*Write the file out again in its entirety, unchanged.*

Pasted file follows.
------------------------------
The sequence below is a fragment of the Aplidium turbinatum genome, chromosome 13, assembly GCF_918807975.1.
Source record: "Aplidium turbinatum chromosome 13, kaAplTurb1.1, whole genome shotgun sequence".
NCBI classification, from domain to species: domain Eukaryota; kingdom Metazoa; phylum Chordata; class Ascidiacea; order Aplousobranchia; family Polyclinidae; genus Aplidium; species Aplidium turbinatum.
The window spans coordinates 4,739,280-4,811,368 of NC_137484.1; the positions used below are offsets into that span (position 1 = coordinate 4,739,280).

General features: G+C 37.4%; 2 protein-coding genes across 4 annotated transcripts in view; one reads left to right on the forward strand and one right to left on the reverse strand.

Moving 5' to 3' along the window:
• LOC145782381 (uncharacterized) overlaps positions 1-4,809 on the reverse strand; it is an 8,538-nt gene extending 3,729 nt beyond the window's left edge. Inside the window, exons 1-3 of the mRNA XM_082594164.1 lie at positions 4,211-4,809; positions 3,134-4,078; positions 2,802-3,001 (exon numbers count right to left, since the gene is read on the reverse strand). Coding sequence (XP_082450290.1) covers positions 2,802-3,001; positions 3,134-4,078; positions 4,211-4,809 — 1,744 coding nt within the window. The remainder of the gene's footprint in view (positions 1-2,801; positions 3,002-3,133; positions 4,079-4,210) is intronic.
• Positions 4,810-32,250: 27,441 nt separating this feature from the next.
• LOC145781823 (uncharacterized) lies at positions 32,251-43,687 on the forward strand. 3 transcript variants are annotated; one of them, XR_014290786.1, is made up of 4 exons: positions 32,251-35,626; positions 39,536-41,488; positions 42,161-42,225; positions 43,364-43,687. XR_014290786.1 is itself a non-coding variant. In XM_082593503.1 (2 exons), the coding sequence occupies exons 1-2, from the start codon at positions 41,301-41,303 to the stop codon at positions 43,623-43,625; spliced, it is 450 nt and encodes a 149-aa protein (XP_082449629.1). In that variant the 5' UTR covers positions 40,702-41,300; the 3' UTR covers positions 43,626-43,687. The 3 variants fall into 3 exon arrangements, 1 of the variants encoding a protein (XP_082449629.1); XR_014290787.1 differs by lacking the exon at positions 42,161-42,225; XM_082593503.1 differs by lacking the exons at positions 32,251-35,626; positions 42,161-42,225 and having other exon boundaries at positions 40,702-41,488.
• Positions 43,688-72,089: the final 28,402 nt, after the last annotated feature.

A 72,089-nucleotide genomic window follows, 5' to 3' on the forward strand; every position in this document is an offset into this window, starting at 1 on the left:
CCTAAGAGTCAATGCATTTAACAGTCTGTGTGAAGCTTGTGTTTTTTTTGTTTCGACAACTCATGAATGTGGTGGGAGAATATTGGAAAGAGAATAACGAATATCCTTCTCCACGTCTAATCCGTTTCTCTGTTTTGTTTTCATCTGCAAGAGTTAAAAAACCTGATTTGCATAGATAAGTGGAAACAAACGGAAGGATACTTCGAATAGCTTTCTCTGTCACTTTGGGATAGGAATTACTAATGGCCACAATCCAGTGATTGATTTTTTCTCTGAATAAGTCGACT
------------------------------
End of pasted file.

The sequence below is a fragment of the Aplidium turbinatum genome, chromosome 13, assembly GCF_918807975.1.
Source record: "Aplidium turbinatum chromosome 13, kaAplTurb1.1, whole genome shotgun sequence".
NCBI classification, from domain to species: domain Eukaryota; kingdom Metazoa; phylum Chordata; class Ascidiacea; order Aplousobranchia; family Polyclinidae; genus Aplidium; species Aplidium turbinatum.
The window spans coordinates 4,739,280-4,811,368 of NC_137484.1; the positions used below are offsets into that span (position 1 = coordinate 4,739,280).

General features: G+C 37.4%; 2 protein-coding genes across 4 annotated transcripts in view; one reads left to right on the forward strand and one right to left on the reverse strand.

Moving 5' to 3' along the window:
• LOC145782381 (uncharacterized) overlaps positions 1-4,809 on the reverse strand; it is an 8,538-nt gene extending 3,729 nt beyond the window's left edge. Inside the window, exons 1-3 of the mRNA XM_082594164.1 lie at positions 4,211-4,809; positions 3,134-4,078; positions 2,802-3,001 (exon numbers count right to left, since the gene is read on the reverse strand). Coding sequence (XP_082450290.1) covers positions 2,802-3,001; positions 3,134-4,078; positions 4,211-4,809 — 1,744 coding nt within the window. The remainder of the gene's footprint in view (positions 1-2,801; positions 3,002-3,133; positions 4,079-4,210) is intronic.
• Positions 4,810-32,250: 27,441 nt separating this feature from the next.
• LOC145781823 (uncharacterized) lies at positions 32,251-43,687 on the forward strand. 3 transcript variants are annotated; one of them, XR_014290786.1, is made up of 4 exons: positions 32,251-35,626; positions 39,536-41,488; positions 42,161-42,225; positions 43,364-43,687. XR_014290786.1 is itself a non-coding variant. In XM_082593503.1 (2 exons), the coding sequence occupies exons 1-2, from the start codon at positions 41,301-41,303 to the stop codon at positions 43,623-43,625; spliced, it is 450 nt and encodes a 149-aa protein (XP_082449629.1). In that variant the 5' UTR covers positions 40,702-41,300; the 3' UTR covers positions 43,626-43,687. The 3 variants fall into 3 exon arrangements, 1 of the variants encoding a protein (XP_082449629.1); XR_014290787.1 differs by lacking the exon at positions 42,161-42,225; XM_082593503.1 differs by lacking the exons at positions 32,251-35,626; positions 42,161-42,225 and having other exon boundaries at positions 40,702-41,488.
• Positions 43,688-72,089: the final 28,402 nt, after the last annotated feature.

A 72,089-nucleotide genomic window follows, 5' to 3' on the forward strand; every position in this document is an offset into this window, starting at 1 on the left:
CCTAAGAGTCAATGCATTTAACAGTCTGTGTGAAGCTTGTGTTTTTTTTGTTTCGACAACTCATGAATGTGGTGGGAGAATATTGGAAAGAGAATAACGAATATCCTTCTCCACGTCTAATCCGTTTCTCTGTTTTGTTTTCATCTGCAAGAGTTAAAAAACCTGATTTGCATAGATAAGTGGAAACAAACGGAAGGATACTTCGAATAGCTTTCTCTGTCACTTTGGGATAGGAATTACTAATGGCCACAATCCAGTGATTGATTTTTTCTCTGAATAAGTCGACT